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A knowledge asset is an asset that is generated from an organization's experiences or innovation that can be turned into actual physical assets like wealth in the future. Some of these assets are tangible, such as copyrights or patents that are owned by a company and can be transformed into profitable products. In most cases, a knowledge asset is an intangible bit of information gleaned from a company's production processes, investment history, or work force that can be impactful when used correctly. Distilling this information into usable best practices for forming an organization and conducting business is the way that this knowledge becomes so worthwhile.
There are many companies whose worth is obvious from the numbers on their balance sheets or income reports. Few of these companies happen upon this kind of wealth by accident. They do so by using knowledge that either comes from innovative leadership or from trial and error over time. No matter the case, companies with the most useful knowledge can effectively gain a competitive advantage over its rivals. As a result, a knowledge asset can be just as important as any physical asset owned by a company.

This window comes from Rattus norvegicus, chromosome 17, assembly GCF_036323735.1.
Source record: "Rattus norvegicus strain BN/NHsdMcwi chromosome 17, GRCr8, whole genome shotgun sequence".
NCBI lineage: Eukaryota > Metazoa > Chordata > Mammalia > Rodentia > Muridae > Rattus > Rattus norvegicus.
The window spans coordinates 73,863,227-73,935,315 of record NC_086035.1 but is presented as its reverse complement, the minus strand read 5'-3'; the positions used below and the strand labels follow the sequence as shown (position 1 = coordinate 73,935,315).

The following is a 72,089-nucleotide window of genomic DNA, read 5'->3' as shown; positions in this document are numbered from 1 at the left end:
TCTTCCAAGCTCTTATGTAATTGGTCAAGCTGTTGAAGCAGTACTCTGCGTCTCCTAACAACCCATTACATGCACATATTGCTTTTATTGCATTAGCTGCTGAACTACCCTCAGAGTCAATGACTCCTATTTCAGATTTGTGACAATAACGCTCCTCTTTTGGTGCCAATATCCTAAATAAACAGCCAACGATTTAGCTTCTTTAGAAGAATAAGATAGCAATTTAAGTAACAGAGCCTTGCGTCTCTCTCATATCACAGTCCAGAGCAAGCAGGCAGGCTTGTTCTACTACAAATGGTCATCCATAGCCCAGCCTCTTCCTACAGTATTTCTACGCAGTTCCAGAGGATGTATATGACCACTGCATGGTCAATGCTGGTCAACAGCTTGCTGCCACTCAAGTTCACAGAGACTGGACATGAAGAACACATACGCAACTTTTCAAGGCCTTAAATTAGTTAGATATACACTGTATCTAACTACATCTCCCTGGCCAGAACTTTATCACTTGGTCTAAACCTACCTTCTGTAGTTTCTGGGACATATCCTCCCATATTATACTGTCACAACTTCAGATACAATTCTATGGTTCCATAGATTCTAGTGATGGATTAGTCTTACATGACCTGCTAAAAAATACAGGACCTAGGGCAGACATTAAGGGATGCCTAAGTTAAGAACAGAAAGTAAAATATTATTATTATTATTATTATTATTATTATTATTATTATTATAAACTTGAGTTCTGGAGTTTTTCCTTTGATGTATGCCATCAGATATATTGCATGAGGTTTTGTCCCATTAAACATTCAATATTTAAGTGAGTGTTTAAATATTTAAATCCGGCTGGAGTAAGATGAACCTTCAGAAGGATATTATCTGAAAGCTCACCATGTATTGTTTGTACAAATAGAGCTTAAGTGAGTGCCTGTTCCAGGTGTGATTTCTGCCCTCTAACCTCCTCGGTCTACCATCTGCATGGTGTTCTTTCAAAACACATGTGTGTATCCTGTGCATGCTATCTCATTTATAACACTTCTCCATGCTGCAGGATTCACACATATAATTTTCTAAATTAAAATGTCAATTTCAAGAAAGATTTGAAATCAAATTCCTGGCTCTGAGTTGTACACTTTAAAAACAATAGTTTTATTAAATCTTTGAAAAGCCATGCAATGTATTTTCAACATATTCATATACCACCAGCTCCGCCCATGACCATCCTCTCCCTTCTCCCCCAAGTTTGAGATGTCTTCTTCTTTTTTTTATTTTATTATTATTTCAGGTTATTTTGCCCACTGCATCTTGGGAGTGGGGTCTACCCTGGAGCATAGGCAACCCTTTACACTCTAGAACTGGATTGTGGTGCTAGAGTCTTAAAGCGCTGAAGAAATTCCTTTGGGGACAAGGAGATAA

Some examples of a knowledge asset have actual physical manifestations. A company that holds the patent for some revolutionary business product or money-saving production technique can easily turn that patent into profits. Copyrights are equally valuable, considering that they give the company that holds them exclusive rights to whatever assets they protect. Each of these documents emanate from the knowledge of their creators.
In many cases, a knowledge asset is an intangible piece of information. That information can come from the company's past experience in any numbers of areas. A company's management can learn from experience how to align its organization, streamline production, market products, serve customers, and so on. On certain occasions, the asset may come not from experience but from some sort of innovation created by someone on the company's workforce.
While a knowledge asset is undeniably valuable, the process that turns that knowledge into helpful information is just as important. A large company has to process seemingly endless bits of information from multiple sources and distill all of that into something that can help business. Knowledge assets are especially useful for a business wishing to devise best practices. Best practices are the optimum methods for conducting a business organization in every department, and the company that can trust its best practices has a huge advantage over those companies still looking for answers.